In the authentic setting of the Historic Castle Green in Pasadena, Calif. two nights prior to the Breeders’ Cup World Championships, three individuals were honored for their significant contributions to the sport of horse racing.
For the 49th time, the National Turf Writers Association hosted the night’s festivities, which centered on Hall of Fame jockey Chris McCarron, retired Turf writer Maryjean Wall, and the late track announcer Luke Kruytbosch.
Kruytbosch received the Mr. Fitz award, named after deceased trainer James “Sunny Jim” Fitzsimmons, who conditioned such horses as Seabiscuit and Nashua. Owner/breeder Mike Pegram accepted the Mr. Fitz award on behalf of Kruytbosch, who was posthumously given the honor for typifying the spirit of horse racing during his years of working as a track announcer.
“After one beer, we got to know each other; after two beers, I realized how knowledgeable he was about the sport; and after 12 beers, I realized I was no match for this guy,” said Pegram of Kruytbosch, who was known for his fun-loving, charismatic persona that was exemplified through his race calling.
Kruytbosch died of an apparent heart attack at age 47 in July. At the time, he was the track announcer at Churchill Downs and Ellis Park. A Virginia native, Kruytbosch previously called races at Hollywood Park, Turf Paradise, Kentucky Downs, and Ruidoso Downs, among others.
Wall, introduced by turf writer Bill Christine, received the Walter Haight Award for the excellence she displayed over the years while covering racing. Haight, a columnist for the Washington Post, was known both for his sharp writing skills, as well as his abilities as a public speaker.
Christine explained that Wall, who covered races for the Lexington Herald-Leader, had an advantage over her colleagues because of her prior experience as a rider in her native Canada.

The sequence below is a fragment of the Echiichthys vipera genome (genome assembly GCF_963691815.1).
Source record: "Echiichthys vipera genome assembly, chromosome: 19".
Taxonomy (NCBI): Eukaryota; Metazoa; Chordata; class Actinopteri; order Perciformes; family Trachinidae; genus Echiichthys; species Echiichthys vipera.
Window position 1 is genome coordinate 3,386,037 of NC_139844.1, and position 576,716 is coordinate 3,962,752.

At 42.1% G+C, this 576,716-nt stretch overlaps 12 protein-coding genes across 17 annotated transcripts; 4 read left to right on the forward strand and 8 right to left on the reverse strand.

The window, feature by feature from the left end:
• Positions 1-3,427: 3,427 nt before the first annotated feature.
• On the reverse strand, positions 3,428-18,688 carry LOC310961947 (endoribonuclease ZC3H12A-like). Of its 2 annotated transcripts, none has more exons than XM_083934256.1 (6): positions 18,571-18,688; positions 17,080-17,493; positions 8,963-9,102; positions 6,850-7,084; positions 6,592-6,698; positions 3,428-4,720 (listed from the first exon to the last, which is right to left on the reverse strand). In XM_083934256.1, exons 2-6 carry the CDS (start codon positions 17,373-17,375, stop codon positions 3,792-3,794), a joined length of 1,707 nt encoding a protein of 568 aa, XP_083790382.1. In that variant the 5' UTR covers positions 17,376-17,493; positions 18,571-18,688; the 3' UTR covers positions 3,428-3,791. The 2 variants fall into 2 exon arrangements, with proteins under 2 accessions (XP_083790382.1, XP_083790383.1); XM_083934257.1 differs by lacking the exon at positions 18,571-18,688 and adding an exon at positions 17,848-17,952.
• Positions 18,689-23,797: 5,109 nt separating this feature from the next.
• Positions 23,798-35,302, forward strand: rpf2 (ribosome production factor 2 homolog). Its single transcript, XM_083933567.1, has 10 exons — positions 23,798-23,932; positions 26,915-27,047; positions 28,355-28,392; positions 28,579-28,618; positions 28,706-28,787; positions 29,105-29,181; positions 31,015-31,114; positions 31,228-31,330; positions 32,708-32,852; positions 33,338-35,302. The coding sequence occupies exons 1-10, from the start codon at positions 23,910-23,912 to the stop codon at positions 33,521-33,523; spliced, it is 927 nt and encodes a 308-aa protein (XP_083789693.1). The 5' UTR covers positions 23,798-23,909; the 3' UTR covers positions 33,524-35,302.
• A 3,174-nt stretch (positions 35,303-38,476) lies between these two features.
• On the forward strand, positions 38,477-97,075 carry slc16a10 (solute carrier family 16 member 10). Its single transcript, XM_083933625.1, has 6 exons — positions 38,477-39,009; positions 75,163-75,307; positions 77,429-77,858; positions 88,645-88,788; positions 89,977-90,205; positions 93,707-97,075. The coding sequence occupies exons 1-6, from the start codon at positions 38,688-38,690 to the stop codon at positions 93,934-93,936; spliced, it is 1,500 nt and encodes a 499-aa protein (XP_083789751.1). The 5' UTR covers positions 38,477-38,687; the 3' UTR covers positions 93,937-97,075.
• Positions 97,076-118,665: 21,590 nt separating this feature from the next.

Considered a pioneer of the turf writing industry having been one of the first women to boldly take on the role, Wall has earned three Eclipse Awards. Recently retired to work on her dissertation in doctoral study at the University of Kentucky, Wall also continues to stay active as a rider and a racing blogger.
McCarron, a dual Eclipse Award winning rider and the all-time leading jockey in purses earned when he retired in 2002, was on hand at the dinner to receive the Joe Palmer award.Named for the former New York Herald Tribune Turf writer, the Palmer Award is given to individuals for meritorious service to horse racing.
McCarron, who was introduced by actor-comedian Tim Conway, is a native of Boston and now serves as executive director and instructor of the North American Racing Academy. Based at the Kentucky Horse Park in Lexington, the school has accepted 25 students in its third class and so far has turned out four graduates riding professionally with more waiting in the wings.
McCarron’s other major contribution to the horse industry was creating the Don MacBeth Memorial Fund for disabled jockeys with his wife, Judy, and Conway in 1987.
The NTWA dinner also featured a silent auction, as well as a live auction of a painting by Robert Clark, which was sold for $2,000 to racing and bloodstock manager John Adger.